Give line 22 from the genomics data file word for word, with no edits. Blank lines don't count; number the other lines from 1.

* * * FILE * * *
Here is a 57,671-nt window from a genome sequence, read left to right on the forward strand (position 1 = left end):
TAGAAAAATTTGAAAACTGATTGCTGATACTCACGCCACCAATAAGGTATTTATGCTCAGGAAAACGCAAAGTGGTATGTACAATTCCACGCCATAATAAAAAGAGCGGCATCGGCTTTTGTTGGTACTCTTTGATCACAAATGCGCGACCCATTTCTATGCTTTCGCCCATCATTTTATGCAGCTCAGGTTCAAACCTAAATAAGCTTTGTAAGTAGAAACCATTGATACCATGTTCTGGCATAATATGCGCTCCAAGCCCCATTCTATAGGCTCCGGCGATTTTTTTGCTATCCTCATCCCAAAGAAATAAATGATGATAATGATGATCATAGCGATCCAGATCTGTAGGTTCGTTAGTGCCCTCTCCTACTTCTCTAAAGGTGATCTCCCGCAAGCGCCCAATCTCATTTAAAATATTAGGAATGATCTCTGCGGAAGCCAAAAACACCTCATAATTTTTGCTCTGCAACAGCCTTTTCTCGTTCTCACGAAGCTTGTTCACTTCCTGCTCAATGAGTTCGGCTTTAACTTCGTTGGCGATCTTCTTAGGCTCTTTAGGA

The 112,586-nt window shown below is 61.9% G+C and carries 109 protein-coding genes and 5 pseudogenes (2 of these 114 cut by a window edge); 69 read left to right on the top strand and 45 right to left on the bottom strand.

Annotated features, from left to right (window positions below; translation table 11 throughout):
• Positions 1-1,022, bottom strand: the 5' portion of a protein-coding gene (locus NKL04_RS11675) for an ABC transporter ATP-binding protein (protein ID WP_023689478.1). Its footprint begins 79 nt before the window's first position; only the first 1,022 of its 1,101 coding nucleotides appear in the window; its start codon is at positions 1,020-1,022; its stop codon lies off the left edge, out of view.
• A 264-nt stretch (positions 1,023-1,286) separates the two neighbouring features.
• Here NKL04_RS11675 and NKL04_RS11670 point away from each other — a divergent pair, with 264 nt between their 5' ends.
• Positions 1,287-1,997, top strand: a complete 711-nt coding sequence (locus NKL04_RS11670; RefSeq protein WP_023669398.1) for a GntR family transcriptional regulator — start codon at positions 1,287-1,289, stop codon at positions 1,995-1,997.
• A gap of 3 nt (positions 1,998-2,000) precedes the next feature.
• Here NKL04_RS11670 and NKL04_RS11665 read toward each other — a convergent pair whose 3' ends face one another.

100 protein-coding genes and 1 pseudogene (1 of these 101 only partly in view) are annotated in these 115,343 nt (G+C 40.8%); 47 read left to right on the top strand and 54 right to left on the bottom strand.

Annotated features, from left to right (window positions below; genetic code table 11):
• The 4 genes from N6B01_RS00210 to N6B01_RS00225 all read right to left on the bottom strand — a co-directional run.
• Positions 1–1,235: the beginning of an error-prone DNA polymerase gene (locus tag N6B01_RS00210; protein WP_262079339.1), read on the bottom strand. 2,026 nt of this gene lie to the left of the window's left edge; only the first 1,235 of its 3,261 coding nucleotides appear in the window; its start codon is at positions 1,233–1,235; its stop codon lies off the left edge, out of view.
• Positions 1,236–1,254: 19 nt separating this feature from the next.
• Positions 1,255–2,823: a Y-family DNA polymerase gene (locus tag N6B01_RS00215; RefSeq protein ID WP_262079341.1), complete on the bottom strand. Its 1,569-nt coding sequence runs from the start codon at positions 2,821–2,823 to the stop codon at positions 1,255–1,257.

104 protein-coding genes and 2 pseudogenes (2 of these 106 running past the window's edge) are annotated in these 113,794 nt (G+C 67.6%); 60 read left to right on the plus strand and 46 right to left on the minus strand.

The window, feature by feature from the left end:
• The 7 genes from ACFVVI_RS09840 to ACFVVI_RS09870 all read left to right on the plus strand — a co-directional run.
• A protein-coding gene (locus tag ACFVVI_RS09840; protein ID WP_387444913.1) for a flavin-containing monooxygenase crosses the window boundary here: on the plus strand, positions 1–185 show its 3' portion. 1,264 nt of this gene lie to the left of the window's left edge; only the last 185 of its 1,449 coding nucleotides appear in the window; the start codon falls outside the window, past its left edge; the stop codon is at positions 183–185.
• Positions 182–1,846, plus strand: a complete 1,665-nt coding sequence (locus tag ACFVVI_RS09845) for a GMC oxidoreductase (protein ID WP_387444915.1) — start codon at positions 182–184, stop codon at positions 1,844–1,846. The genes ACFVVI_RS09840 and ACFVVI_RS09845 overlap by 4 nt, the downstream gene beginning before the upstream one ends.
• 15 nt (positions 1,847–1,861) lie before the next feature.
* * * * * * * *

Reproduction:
• 15 nt (positions 1,847–1,861) lie before the next feature.